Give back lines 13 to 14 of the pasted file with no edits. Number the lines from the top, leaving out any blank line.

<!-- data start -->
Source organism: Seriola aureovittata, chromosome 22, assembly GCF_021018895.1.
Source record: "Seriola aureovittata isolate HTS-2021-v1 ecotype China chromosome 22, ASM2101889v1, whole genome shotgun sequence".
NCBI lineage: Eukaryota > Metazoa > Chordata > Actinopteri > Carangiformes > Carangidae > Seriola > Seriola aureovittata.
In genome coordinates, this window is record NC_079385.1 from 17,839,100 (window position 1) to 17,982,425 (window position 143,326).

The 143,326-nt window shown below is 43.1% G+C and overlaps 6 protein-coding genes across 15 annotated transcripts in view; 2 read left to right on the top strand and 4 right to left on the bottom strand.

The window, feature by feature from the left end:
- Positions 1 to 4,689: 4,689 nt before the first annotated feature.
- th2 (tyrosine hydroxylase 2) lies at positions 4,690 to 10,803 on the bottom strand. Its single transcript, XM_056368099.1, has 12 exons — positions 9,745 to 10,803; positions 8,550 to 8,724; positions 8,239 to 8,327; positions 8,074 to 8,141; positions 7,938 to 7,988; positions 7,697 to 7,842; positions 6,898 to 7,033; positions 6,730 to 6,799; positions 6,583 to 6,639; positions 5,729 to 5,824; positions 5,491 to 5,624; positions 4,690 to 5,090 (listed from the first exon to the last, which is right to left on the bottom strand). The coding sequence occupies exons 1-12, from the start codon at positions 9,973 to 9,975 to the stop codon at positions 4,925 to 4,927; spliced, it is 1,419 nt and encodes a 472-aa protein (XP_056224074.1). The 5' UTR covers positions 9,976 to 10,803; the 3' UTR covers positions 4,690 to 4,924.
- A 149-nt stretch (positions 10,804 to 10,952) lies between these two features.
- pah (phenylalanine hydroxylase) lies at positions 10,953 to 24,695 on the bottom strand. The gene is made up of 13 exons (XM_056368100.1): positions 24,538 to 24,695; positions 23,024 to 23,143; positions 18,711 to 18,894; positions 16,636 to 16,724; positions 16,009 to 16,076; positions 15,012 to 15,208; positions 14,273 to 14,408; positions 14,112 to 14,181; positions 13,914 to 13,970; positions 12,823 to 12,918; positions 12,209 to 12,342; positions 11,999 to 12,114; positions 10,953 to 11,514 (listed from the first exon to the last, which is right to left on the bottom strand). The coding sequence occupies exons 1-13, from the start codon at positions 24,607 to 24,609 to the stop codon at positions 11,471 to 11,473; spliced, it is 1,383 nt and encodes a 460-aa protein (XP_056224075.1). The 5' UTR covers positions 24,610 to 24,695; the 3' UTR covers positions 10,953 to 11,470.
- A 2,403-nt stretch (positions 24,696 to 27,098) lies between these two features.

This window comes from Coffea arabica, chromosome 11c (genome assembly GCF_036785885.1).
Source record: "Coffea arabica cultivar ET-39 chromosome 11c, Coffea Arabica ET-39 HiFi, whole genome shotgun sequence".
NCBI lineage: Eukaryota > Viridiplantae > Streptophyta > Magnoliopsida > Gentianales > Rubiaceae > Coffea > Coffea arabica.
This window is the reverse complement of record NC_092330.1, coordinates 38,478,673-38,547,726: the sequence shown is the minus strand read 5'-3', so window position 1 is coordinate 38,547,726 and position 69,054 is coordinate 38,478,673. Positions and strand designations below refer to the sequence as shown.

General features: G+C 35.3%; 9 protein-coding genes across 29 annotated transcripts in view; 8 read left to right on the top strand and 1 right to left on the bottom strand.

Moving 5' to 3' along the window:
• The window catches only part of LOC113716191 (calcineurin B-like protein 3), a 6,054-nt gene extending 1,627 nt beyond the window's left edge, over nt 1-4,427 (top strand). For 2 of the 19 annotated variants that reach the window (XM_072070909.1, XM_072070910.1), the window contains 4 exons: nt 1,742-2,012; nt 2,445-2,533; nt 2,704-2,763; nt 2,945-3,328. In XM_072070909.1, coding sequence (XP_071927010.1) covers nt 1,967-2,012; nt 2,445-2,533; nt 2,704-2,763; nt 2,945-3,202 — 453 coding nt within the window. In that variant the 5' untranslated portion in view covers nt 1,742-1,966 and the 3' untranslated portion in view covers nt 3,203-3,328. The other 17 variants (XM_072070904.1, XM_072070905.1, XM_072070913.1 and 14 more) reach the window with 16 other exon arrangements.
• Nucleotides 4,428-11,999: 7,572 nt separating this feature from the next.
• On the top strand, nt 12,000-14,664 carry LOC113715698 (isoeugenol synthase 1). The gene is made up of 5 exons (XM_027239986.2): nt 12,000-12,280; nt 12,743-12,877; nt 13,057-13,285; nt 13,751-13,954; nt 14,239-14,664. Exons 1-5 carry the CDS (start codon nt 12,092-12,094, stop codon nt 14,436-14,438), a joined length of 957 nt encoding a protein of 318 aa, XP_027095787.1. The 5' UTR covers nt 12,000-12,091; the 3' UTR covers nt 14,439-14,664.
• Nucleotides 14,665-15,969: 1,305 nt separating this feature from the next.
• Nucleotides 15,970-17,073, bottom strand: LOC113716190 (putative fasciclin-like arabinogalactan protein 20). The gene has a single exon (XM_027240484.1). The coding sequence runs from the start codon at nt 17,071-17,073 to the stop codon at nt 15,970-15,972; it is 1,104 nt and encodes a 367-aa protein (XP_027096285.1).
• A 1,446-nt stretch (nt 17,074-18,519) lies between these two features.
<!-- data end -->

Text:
Source record: "Coffea arabica cultivar ET-39 chromosome 11c, Coffea Arabica ET-39 HiFi, whole genome shotgun sequence".
NCBI lineage: Eukaryota > Viridiplantae > Streptophyta > Magnoliopsida > Gentianales > Rubiaceae > Coffea > Coffea arabica.